The morning sun was no longer brilliant, it was glaring. So I unopened my eyes and saw an Everyman in prison blues. “What does it mean to rest in Jesus?” he asked. “What does it look like? 10 years ago I was literally killing people. In prison I was able to stop running and start resting in Him. In Him I was able to stop killing. Then I stopped stealing. Then I stopped lying. From image to image I was transformed into the image of the Son. The Holy Spirit in me replaced death with life, stealing with giving, lies with the truth. He took my anger and gave me joy. 10 years ago I was literally killing people. Today, I'm working on breaking my addiction to coffee, because any addiction makes me an imbalanced human being. I cannot say that I have done any of it, yet I have been an active part of the whole process. This is what it means to rest in the Lord. I am a new man. Old things have passed away. This is what it means to be born again. This is life, and this is hope.”

I opened tear filled eyes to the brilliant morning sun. As I contemplated this image of resting in the Lord a familiar passage came to mind.

“The LORD is my shepherd; I shall not want.

He makes me lie down in green pastures.

He leads me beside still waters.

He restores my soul.

He leads me in paths of righteousness for his name's sake.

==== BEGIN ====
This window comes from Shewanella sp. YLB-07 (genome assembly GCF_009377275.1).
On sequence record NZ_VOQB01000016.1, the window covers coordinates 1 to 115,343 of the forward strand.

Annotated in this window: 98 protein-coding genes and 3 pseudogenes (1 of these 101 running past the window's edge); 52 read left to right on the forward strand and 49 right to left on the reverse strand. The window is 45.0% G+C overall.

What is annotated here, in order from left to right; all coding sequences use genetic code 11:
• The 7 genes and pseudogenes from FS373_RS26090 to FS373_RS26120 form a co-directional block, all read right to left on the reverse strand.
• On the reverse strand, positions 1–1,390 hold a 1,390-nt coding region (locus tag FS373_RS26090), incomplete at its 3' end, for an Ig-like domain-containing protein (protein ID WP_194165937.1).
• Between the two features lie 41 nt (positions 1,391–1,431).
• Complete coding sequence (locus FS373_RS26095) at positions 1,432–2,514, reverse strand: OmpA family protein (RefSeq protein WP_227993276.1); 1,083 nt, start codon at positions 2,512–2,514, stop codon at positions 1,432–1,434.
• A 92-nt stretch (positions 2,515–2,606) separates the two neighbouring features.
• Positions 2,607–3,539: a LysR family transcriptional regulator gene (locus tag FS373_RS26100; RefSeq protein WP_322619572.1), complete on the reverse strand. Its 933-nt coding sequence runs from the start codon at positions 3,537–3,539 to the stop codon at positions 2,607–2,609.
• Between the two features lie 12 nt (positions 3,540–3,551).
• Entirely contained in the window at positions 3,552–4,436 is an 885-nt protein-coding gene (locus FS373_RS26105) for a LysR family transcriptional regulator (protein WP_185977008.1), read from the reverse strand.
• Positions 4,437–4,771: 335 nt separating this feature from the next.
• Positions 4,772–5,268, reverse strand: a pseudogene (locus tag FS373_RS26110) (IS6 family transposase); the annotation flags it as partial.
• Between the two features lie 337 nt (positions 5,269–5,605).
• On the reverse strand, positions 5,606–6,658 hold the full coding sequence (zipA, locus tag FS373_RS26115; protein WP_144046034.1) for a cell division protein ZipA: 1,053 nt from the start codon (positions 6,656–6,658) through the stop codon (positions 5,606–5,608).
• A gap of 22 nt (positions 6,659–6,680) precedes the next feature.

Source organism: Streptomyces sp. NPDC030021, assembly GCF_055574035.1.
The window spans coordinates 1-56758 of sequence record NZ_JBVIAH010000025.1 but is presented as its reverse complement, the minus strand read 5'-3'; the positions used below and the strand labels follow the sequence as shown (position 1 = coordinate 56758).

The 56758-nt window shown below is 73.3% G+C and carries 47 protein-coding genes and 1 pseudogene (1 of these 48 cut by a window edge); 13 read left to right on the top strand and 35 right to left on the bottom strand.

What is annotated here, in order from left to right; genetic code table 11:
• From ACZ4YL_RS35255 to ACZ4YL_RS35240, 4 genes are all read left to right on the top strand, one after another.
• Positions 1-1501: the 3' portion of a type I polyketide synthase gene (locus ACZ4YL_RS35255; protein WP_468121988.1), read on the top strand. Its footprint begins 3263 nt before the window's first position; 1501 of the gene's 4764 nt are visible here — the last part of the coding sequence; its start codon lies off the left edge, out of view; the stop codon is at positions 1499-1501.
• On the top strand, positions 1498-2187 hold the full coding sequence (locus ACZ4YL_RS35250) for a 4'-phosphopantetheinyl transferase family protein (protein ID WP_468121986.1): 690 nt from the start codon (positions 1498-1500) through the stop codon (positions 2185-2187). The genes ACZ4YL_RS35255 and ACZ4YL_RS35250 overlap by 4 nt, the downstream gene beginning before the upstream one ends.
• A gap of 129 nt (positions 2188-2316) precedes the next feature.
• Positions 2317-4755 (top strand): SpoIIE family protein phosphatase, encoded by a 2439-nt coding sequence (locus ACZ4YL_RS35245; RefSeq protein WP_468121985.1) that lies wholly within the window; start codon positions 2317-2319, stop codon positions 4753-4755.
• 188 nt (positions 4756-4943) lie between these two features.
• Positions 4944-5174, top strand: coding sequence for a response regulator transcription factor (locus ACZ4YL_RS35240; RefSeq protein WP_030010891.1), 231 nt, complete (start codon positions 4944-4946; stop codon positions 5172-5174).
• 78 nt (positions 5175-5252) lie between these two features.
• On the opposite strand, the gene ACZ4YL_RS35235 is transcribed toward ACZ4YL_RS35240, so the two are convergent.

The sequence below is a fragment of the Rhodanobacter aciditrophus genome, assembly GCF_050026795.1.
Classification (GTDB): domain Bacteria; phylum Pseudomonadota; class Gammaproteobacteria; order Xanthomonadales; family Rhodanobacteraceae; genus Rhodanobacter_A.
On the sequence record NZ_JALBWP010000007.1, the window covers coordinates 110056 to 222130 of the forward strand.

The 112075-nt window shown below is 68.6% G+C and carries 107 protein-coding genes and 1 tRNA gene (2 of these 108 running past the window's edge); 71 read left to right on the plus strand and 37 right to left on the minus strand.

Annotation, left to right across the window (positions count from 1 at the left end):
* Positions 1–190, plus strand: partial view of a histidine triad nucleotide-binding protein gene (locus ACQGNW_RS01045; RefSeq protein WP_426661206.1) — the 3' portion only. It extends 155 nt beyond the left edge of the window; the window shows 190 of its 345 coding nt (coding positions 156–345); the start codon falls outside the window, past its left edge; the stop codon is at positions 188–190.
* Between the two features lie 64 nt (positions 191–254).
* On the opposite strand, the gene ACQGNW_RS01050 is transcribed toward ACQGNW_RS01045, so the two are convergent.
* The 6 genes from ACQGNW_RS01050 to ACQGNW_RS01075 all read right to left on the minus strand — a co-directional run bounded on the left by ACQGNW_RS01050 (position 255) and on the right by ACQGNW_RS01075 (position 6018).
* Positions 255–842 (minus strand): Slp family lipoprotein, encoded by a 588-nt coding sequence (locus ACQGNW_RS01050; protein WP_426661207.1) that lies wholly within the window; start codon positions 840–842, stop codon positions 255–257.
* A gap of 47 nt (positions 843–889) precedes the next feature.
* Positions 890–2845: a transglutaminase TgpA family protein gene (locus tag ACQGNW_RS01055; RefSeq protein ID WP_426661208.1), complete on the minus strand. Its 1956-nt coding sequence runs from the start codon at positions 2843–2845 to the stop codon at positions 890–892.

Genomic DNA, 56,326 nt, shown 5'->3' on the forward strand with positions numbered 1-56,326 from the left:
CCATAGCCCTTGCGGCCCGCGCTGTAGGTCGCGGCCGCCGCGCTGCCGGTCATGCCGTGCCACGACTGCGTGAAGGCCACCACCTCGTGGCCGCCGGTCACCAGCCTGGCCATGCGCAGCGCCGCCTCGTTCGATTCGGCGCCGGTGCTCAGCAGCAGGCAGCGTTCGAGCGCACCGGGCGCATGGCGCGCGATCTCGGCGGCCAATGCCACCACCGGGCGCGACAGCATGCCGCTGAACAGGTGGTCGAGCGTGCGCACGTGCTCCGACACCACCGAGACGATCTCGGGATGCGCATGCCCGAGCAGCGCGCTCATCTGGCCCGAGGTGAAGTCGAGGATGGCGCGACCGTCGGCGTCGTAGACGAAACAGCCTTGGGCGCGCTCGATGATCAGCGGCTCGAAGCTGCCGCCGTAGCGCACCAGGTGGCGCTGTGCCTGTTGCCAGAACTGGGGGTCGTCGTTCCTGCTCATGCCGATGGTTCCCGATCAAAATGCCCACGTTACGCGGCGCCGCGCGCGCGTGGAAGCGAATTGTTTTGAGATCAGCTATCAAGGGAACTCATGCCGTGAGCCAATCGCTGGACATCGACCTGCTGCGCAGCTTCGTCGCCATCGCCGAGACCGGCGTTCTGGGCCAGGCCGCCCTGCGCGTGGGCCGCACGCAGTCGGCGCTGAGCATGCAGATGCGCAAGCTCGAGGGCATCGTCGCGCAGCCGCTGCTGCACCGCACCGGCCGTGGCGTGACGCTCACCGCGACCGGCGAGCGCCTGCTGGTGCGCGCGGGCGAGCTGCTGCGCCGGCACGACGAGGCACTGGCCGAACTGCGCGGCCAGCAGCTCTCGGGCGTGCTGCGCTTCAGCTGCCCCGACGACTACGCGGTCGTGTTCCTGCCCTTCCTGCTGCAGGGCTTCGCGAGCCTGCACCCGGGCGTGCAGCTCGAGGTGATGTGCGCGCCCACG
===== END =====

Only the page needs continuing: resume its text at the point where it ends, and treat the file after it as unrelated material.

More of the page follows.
Even though I walk through the valley of the shadow of death, I will fear no evil, for you are with me; your rod and your staff, they comfort me.

You prepare a table before me in the presence of my enemies; you anoint my head with oil; my cup overflows.

Surely goodness and mercy shall follow me all the days of my life, and I shall dwell in the house of the LORD forever.”

The hope of the gospel is not a life free from suffering. The hope of the gospel is peace with God. All the promises of God belonged to Jesus, too, and He died brutally on a cross betrayed by His friends. Forsaken by God. Yet, the Father brought him through it, through the grave. And now He calls me to the cross and promises to safeguard me through the grave. This is the context of His promises and the hope of the gospel. It's on the other side of that proverbial grave that I will find the rest Jesus promised and the peace Paul speaks of in Philipians 4:7.

He is a God of resurrection, of new beginnings and second chances. And His promises are faithful. I can trust Him, even when He takes me through the valley or through the grave. I can rest in Him, because He is at work in me to will and to do of His good pleasure. Along mountain trails and through the valley, He is my shepherd, and I can trust Him.

 

6 Responses

  1. Amanda
    | Reply

    Beautifully written!

  2. Dan C
    | Reply

    Well don Todd. Extra Credit = The “yoke” ere is a double tree. If you know what that is, it’s significant.

    • TJHolcomb
      | Reply

      My understanding of the double tree is a yoke designed to be worn by two oxen. Jesus’ offer is not simply to put His yoke upon us, but rather to carry the yoke with us. In doing so, He takes the lion’s share of the weight.

  3. Tom Reilly
    | Reply

    Great message, brother.